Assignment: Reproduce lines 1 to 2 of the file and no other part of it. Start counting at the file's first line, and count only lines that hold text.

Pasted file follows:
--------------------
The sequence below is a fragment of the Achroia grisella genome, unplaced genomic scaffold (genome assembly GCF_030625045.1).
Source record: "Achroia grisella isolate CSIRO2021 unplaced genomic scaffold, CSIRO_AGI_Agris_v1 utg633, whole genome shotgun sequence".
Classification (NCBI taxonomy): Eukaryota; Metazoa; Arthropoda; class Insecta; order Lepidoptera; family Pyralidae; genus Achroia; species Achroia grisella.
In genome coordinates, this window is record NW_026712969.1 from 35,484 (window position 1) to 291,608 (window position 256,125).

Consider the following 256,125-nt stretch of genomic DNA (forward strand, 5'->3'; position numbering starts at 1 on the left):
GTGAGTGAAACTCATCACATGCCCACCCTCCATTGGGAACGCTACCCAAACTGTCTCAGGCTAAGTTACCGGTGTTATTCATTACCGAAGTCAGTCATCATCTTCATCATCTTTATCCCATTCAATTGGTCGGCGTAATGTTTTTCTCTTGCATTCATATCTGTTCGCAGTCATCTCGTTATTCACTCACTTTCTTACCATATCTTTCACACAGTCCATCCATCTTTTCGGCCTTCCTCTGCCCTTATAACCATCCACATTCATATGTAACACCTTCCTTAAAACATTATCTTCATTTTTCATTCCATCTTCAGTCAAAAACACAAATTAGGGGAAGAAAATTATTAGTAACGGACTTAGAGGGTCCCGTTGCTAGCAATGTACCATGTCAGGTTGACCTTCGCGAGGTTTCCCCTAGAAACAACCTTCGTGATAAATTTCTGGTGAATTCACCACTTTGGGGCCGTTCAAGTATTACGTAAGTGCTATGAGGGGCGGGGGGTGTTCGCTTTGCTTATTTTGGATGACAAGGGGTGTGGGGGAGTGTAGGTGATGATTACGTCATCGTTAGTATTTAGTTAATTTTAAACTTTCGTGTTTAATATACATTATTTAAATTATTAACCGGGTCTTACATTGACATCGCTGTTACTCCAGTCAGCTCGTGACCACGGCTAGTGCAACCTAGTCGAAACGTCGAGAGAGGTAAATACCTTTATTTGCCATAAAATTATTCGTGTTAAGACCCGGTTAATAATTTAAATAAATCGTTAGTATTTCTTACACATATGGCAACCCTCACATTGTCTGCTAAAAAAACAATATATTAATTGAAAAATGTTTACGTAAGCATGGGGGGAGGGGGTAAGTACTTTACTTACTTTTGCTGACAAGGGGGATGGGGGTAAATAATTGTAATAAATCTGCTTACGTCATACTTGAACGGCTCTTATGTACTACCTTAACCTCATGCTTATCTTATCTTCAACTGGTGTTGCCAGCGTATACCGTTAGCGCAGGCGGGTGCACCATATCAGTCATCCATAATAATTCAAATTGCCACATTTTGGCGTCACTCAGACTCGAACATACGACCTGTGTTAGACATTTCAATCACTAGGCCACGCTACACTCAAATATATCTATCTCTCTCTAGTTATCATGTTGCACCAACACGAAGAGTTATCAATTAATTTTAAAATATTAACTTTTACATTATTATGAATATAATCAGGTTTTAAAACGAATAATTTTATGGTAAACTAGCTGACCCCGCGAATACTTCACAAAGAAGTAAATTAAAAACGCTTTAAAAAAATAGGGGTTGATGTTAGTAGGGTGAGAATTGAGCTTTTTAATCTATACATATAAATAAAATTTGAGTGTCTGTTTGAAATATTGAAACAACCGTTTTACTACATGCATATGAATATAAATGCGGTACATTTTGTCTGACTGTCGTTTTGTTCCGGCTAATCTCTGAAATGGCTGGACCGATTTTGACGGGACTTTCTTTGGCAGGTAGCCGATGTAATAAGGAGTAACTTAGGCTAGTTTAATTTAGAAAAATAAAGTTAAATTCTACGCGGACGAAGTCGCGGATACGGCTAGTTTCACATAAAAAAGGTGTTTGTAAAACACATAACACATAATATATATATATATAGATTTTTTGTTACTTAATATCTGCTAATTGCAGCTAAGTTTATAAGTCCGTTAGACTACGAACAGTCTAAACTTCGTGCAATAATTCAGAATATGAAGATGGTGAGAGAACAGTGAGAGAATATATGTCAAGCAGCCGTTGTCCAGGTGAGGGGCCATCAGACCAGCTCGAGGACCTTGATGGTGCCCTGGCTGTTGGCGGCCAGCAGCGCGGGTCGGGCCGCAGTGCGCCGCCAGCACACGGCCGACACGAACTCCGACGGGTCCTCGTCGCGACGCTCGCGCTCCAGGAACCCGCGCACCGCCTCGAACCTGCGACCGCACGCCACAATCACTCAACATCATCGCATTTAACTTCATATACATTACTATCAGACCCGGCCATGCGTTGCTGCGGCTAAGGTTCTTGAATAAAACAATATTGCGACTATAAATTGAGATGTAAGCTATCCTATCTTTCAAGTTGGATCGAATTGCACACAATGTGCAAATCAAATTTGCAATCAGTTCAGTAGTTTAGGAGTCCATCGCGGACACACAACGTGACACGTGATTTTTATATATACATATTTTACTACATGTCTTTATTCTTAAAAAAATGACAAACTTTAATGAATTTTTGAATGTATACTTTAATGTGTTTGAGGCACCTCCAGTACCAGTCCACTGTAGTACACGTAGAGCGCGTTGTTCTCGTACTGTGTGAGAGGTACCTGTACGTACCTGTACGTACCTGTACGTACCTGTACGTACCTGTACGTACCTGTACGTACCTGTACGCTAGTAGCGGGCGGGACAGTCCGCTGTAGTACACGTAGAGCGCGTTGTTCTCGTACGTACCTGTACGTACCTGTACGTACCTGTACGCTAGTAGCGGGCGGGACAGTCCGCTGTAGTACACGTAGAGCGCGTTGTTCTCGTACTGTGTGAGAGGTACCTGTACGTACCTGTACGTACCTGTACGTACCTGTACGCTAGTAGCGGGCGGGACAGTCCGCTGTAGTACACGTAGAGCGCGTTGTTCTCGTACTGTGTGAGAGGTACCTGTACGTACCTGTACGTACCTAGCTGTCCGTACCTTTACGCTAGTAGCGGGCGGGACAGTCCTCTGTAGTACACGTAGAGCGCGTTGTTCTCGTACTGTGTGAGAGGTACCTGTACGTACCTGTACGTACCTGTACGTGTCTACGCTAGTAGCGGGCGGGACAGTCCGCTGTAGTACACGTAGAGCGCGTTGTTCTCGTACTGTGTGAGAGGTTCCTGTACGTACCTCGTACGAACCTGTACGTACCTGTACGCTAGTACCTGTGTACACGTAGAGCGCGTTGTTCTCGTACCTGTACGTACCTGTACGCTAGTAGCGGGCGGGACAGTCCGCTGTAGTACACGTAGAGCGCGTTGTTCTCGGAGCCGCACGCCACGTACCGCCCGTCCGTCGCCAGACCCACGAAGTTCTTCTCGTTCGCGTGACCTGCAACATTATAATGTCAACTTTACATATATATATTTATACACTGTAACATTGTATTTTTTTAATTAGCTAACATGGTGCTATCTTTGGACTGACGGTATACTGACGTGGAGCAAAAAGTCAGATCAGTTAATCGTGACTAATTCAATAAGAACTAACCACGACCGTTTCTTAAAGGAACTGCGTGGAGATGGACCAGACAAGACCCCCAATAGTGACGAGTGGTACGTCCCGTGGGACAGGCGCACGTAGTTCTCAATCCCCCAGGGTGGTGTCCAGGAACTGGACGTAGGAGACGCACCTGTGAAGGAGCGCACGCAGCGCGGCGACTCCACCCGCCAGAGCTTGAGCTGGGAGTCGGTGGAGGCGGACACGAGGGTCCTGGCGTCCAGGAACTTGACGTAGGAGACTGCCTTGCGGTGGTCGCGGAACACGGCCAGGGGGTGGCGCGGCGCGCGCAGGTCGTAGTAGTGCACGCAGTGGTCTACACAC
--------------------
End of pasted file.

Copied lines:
The sequence below is a fragment of the Achroia grisella genome, unplaced genomic scaffold (genome assembly GCF_030625045.1).
Source record: "Achroia grisella isolate CSIRO2021 unplaced genomic scaffold, CSIRO_AGI_Agris_v1 utg633, whole genome shotgun sequence".